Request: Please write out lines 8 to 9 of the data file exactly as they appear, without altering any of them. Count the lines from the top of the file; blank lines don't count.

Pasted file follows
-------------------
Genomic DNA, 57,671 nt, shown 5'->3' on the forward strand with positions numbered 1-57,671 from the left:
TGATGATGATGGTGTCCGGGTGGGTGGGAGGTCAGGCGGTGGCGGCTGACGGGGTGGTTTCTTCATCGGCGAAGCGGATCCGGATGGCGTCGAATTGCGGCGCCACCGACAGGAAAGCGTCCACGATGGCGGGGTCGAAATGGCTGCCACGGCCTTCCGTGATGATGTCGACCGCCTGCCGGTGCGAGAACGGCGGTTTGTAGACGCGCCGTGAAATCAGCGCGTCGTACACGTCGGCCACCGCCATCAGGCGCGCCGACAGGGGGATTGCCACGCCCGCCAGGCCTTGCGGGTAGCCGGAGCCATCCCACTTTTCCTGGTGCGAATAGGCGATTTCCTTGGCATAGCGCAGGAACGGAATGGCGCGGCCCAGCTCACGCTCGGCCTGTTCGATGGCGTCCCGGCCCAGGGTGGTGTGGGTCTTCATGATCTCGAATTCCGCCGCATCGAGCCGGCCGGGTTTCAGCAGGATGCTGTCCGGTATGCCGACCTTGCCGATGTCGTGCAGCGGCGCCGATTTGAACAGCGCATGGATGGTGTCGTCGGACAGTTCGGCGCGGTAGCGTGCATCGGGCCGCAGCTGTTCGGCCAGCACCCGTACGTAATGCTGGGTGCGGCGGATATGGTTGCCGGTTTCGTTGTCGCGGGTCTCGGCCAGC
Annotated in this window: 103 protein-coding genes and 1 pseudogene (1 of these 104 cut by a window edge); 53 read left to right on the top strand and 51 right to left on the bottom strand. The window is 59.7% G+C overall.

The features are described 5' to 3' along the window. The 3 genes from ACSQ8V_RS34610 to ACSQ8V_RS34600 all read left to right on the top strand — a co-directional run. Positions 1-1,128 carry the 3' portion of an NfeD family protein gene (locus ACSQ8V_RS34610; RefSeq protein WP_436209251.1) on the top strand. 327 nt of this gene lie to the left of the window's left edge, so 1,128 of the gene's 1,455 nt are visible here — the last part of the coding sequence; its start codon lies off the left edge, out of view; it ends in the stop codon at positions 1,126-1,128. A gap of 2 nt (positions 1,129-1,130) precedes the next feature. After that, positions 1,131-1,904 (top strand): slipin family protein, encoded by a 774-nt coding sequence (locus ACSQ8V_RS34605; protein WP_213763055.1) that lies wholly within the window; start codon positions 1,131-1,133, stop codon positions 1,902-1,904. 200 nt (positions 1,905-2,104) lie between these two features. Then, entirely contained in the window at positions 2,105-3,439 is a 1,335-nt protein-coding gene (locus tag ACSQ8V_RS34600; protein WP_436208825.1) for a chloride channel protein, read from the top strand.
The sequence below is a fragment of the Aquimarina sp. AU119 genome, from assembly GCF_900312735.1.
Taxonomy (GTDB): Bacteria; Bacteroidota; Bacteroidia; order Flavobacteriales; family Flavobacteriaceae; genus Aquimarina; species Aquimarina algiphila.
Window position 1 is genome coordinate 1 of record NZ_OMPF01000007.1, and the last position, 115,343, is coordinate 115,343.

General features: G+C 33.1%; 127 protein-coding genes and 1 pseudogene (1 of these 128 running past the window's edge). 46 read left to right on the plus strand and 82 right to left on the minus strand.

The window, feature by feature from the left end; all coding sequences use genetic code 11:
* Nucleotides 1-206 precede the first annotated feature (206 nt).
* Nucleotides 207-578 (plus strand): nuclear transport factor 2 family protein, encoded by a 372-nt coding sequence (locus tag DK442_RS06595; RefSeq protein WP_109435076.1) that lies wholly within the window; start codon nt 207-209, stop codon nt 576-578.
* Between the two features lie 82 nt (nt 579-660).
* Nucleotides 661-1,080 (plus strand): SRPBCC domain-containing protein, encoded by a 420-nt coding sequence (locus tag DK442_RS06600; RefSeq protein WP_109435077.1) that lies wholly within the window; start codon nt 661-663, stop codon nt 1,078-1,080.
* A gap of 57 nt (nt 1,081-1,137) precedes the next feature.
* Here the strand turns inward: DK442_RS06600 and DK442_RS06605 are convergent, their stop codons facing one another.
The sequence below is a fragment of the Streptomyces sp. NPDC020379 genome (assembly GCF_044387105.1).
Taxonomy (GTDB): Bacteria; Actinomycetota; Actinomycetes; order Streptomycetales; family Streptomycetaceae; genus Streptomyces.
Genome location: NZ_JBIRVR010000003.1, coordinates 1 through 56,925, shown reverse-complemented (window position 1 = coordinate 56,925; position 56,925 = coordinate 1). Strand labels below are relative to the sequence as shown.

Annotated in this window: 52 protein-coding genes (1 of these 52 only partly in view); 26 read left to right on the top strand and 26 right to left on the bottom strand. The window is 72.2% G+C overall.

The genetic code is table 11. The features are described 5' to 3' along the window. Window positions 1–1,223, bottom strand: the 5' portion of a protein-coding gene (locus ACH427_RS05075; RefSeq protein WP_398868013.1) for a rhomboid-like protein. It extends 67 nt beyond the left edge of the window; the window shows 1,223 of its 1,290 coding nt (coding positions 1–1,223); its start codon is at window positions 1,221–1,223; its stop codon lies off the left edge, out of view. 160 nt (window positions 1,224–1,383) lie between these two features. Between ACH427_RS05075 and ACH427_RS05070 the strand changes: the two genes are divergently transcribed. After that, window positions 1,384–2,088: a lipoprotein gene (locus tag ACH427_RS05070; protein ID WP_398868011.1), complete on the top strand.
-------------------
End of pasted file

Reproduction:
General features: G+C 33.1%; 127 protein-coding genes and 1 pseudogene (1 of these 128 running past the window's edge). 46 read left to right on the plus strand and 82 right to left on the minus strand.

The window, feature by feature from the left end; all coding sequences use genetic code 11: